‘Three-Body’ Review: A Chinese Series Beats Netflix to the Screen

A 30-episode adaptation of the celebrated science-fiction novel “The Three-Body Problem” is premiering simultaneously in China and on the American streamer Rakuten Viki.

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By Mike Hale

This review contains spoilers for the novel “The Three-Body Problem” and the television series “Three-Body.” There’s no way around it.

The highly acclaimed trilogy of Chinese science-fiction novels collectively known as “Three-Body,” in which Earth is threatened with invasion by technologically superior aliens, is generally understood to reflect historical Chinese anxieties about Western domination. Which makes it a little amusing that, 17 years after the story was first serialized, the books are about to get more attention than ever because of a big-budget American adaptation, due later this year on Netflix. Comments about appropriation and cultural sensitivity will start to pour in minutes after the episodes are posted.

In the meantime, little attention is being paid in the United States to an ambitious Chinese series, “Three-Body,” that has beaten Netflix’s “3 Body Problem” to the screen. No trade barriers or worries about state secrets here: The 30 episodes of “Three-Body” are premiering on Rakuten Viki in the United States, with subtitles in English (among many other languages), on the same day they appear in China, where they are reportedly setting viewing records for Tencent’s WeTV streaming service. Outside of the sci-fi fan base, however, they don’t appear to be causing a ripple in America. (The 21st episode arrived on Friday; early episodes can be watched free with ads.)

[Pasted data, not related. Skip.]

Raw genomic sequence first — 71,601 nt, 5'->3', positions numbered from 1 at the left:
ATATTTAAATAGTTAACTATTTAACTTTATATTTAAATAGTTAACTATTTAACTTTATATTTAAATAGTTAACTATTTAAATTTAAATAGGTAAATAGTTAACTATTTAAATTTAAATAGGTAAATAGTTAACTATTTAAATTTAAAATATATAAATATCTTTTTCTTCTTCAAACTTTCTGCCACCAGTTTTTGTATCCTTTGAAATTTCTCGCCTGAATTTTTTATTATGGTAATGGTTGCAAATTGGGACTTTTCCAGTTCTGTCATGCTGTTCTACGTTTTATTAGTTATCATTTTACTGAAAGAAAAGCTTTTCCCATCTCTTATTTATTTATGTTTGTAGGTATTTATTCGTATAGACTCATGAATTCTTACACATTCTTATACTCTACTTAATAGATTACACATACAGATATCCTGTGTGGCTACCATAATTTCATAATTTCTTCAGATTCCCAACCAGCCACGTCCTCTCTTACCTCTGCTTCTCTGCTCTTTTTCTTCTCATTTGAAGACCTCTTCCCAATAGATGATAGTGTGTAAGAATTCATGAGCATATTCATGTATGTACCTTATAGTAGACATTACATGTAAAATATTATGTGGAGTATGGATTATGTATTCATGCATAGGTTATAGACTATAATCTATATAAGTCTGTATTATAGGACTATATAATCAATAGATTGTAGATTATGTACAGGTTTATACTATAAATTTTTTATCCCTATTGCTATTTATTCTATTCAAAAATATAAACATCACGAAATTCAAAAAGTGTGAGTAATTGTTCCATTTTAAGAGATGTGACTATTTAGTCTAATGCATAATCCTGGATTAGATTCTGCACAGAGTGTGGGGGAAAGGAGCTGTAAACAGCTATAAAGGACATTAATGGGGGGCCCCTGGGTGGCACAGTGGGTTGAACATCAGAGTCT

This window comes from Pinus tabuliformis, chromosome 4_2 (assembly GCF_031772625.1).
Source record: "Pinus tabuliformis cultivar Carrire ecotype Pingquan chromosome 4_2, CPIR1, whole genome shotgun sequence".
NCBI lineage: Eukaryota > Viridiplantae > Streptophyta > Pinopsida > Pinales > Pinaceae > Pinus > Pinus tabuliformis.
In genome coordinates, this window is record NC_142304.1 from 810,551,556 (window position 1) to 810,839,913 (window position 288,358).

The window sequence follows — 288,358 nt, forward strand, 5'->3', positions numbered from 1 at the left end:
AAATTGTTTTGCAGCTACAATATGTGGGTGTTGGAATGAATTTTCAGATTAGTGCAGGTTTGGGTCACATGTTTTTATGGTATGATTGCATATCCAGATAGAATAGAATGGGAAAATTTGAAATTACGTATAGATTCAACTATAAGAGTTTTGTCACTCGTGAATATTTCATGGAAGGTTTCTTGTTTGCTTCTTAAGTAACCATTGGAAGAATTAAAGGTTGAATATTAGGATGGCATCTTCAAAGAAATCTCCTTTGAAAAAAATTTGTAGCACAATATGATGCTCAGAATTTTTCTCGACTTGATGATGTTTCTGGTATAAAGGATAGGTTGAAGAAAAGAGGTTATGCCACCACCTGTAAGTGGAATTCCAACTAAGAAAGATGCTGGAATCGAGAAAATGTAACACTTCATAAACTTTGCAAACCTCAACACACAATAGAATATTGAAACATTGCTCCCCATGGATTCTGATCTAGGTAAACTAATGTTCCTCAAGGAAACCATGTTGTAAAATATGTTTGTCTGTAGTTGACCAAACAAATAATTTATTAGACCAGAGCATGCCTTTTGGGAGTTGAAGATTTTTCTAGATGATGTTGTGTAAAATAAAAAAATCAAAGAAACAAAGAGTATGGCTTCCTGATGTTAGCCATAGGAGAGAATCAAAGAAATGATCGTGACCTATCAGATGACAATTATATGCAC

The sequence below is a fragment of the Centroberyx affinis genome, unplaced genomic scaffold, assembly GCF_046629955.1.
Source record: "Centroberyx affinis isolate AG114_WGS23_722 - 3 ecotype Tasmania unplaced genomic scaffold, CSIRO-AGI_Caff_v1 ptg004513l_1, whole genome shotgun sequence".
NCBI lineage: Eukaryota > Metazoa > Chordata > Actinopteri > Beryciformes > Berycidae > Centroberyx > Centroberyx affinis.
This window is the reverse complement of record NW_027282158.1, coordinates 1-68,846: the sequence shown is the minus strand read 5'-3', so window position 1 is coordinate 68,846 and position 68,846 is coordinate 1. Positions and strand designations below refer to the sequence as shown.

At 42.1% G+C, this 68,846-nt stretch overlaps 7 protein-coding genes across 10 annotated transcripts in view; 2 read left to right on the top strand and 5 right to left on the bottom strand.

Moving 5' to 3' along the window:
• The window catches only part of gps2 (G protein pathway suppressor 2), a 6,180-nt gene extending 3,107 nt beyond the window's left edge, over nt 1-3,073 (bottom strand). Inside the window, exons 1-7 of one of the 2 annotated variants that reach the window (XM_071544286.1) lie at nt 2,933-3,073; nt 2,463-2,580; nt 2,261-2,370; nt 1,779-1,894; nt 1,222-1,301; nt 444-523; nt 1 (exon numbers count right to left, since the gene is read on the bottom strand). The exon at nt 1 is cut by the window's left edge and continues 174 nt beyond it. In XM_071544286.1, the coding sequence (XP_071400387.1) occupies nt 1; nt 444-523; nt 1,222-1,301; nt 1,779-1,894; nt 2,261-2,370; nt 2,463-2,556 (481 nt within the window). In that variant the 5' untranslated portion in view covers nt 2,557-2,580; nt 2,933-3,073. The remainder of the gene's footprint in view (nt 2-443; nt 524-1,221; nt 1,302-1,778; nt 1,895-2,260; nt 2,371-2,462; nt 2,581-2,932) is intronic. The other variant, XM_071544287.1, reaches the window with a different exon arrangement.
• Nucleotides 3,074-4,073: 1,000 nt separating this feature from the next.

The books’ author, Liu Cixin, has endorsed the Netflix series (he’s a consulting producer), though the show’s largely non-Chinese cast indicates that it tinkers significantly with his story. He doesn’t appear to have been involved with the Chinese series, but one of its hallmarks — the subject of many approving viewer comments on Rakuten Viki — is its faithfulness, in broad outline, to the trilogy’s first novel, “The Three-Body Problem,” on which it is based.

A lot of Liu’s dialogue seems to have been moved straight from book to screen (though questions of translation, in both media, make it hard to be sure). Through 20 episodes, most of the major plot points arrive at about the same places they did in the book. For Liu’s hard-core fans, that may be all that matters. For a general audience, the show’s similarities to the book may be more problematic.

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